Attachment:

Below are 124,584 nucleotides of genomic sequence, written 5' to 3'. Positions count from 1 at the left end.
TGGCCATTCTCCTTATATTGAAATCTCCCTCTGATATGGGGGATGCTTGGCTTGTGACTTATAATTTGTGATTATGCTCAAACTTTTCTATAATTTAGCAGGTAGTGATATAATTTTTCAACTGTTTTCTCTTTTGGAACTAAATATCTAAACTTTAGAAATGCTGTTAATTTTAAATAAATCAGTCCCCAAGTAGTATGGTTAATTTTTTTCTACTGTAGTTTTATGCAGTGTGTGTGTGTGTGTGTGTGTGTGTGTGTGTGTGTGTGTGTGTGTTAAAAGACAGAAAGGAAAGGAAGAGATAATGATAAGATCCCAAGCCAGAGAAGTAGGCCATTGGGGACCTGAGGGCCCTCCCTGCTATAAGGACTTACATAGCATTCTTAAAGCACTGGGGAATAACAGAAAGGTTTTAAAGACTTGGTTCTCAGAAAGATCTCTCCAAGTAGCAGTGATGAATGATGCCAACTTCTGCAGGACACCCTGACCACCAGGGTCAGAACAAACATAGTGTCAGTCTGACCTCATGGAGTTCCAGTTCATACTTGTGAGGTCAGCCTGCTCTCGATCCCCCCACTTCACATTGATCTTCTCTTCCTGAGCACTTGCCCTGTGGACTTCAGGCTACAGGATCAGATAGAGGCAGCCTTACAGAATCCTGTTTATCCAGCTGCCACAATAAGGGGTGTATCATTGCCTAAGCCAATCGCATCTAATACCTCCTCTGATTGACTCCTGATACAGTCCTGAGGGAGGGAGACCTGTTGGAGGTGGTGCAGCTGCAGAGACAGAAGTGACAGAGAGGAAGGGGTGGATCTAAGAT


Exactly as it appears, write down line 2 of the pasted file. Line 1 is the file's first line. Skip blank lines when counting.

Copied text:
TGGCCATTCTCCTTATATTGAAATCTCCCTCTGATATGGGGGATGCTTGGCTTGTGACTTATAATTTGTGATTATGCTCAAACTTTTCTATAATTTAGCAGGTAGTGATATAATTTTTCAACTGTTTTCTCTTTTGGAACTAAATATCTAAACTTTAGAAATGCTGTTAATTTTAAATAAATCAGTCCCCAAGTAGTATGGTTAATTTTTTTCTACTGTAGTTTTATGCAGTGTGTGTGTGTGTGTGTGTGTGTGTGTGTGTGTGTGTGTGTGTGTTAAAAGACAGAAAGGAAAGGAAGAGATAATGATAAGATCCCAAGCCAGAGAAGTAGGCCATTGGGGACCTGAGGGCCCTCCCTGCTATAAGGACTTACATAGCATTCTTAAAGCACTGGGGAATAACAGAAAGGTTTTAAAGACTTGGTTCTCAGAAAGATCTCTCCAAGTAGCAGTGATGAATGATGCCAACTTCTGCAGGACACCCTGACCACCAGGGTCAGAACAAACATAGTGTCAGTCTGACCTCATGGAGTTCCAGTTCATACTTGTGAGGTCAGCCTGCTCTCGATCCCCCCACTTCACATTGATCTTCTCTTCCTGAGCACTTGCCCTGTGGACTTCAGGCTACAGGATCAGATAGAGGCAGCCTTACAGAATCCTGTTTATCCAGCTGCCACAATAAGGGGTGTATCATTGCCTAAGCCAATCGCATCTAATACCTCCTCTGATTGACTCCTGATACAGTCCTGAGGGAGGGAGACCTGTTGGAGGTGGTGCAGCTGCAGAGACAGAAGTGACAGAGAGGAAGGGGTGGATCTAAGAT